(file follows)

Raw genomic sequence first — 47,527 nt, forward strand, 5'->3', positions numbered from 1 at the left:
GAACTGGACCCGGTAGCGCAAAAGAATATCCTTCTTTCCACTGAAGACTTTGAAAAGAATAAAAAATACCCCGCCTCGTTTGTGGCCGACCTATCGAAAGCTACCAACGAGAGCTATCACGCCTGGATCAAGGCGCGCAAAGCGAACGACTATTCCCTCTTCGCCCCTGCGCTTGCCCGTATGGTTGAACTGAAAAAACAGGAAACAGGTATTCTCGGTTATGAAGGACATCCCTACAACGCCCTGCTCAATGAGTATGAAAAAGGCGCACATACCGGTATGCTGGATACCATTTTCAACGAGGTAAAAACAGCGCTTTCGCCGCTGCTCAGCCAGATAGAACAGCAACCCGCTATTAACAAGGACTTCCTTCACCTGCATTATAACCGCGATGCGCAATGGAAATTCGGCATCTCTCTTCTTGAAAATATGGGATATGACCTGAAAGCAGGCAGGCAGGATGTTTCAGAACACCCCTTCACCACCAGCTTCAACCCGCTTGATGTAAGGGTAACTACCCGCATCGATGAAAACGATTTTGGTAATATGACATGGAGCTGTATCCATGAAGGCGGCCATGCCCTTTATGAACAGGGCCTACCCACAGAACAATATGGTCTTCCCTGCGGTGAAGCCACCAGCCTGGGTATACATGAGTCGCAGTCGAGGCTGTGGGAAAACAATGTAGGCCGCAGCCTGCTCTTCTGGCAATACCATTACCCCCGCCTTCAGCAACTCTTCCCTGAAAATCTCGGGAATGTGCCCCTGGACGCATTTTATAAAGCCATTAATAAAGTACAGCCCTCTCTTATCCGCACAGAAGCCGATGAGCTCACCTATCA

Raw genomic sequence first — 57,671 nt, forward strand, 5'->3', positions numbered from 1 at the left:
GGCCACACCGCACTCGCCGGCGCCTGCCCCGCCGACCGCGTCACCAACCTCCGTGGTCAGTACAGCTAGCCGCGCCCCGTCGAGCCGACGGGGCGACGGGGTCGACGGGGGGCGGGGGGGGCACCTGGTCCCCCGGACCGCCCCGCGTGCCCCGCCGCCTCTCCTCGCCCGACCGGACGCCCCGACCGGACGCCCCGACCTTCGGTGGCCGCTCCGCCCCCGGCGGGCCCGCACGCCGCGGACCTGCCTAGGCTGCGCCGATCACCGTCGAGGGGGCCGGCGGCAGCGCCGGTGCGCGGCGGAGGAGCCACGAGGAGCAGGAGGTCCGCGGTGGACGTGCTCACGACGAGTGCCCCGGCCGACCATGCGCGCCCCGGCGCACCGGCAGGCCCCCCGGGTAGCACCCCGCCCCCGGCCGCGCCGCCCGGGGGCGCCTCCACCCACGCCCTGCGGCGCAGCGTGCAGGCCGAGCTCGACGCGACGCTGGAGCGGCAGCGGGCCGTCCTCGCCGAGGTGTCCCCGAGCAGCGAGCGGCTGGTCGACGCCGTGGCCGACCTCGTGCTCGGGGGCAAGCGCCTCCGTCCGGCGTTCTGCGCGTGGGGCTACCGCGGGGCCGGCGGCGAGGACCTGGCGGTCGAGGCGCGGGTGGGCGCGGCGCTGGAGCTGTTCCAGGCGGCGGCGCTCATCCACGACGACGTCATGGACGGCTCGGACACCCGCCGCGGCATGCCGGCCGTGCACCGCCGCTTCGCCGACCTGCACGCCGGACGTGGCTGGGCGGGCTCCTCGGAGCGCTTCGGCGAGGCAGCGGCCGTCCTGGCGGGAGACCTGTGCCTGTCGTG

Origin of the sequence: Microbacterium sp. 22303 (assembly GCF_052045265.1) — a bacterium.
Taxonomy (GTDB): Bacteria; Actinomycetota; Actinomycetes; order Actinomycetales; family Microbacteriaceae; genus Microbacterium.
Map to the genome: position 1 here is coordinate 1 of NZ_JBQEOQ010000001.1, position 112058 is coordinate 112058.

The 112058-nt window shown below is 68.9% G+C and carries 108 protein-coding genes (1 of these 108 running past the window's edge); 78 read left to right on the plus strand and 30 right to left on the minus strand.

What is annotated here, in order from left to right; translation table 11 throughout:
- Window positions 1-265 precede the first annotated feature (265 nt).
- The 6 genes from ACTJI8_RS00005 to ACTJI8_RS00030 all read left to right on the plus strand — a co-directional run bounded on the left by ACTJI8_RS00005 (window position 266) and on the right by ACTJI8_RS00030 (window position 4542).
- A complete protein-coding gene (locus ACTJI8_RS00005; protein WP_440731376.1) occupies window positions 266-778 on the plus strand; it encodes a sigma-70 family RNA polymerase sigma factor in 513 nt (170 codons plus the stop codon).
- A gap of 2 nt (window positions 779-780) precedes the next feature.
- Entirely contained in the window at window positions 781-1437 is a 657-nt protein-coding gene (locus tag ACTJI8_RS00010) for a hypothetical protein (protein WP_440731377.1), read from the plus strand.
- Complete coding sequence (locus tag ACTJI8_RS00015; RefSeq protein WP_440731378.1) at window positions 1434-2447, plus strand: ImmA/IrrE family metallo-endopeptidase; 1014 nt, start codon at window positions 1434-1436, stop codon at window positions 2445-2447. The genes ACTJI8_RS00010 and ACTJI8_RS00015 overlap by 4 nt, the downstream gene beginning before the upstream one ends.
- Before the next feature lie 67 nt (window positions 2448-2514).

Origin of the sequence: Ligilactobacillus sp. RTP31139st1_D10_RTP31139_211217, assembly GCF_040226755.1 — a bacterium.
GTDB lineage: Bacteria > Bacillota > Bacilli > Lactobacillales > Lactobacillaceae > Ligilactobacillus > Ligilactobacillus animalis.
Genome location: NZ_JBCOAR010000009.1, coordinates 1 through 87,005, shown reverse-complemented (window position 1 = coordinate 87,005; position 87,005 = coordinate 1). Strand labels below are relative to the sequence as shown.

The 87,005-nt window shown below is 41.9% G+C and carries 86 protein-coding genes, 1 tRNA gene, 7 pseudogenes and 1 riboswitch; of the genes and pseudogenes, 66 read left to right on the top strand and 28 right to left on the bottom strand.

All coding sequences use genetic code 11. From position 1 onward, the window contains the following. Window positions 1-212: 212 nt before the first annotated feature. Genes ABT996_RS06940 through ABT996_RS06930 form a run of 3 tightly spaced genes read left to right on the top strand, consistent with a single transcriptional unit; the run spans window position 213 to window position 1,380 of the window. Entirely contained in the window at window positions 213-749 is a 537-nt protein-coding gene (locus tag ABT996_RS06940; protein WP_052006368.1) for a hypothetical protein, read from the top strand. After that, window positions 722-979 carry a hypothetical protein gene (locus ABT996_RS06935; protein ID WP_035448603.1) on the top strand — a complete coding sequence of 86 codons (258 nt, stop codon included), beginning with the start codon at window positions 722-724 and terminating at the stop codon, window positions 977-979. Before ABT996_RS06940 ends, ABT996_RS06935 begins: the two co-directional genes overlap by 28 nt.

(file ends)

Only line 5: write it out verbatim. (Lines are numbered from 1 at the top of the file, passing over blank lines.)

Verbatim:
Origin of the sequence: Microbacterium sp. 22303 (assembly GCF_052045265.1) — a bacterium.